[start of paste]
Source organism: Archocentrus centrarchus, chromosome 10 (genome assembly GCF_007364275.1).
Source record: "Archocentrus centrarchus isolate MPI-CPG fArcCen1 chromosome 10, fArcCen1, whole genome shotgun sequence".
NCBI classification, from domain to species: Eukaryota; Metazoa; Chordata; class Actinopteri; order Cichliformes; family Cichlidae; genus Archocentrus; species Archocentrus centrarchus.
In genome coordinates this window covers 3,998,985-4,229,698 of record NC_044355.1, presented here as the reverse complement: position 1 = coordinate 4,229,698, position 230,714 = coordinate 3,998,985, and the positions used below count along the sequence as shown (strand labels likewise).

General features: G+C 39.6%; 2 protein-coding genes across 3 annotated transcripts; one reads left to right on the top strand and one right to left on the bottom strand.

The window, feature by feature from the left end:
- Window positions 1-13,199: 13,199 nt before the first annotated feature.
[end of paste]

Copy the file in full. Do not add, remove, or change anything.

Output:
Source organism: Archocentrus centrarchus, chromosome 10 (genome assembly GCF_007364275.1).
Source record: "Archocentrus centrarchus isolate MPI-CPG fArcCen1 chromosome 10, fArcCen1, whole genome shotgun sequence".
NCBI classification, from domain to species: Eukaryota; Metazoa; Chordata; class Actinopteri; order Cichliformes; family Cichlidae; genus Archocentrus; species Archocentrus centrarchus.
In genome coordinates this window covers 3,998,985-4,229,698 of record NC_044355.1, presented here as the reverse complement: position 1 = coordinate 4,229,698, position 230,714 = coordinate 3,998,985, and the positions used below count along the sequence as shown (strand labels likewise).

General features: G+C 39.6%; 2 protein-coding genes across 3 annotated transcripts; one reads left to right on the top strand and one right to left on the bottom strand.

The window, feature by feature from the left end:
- Window positions 1-13,199: 13,199 nt before the first annotated feature.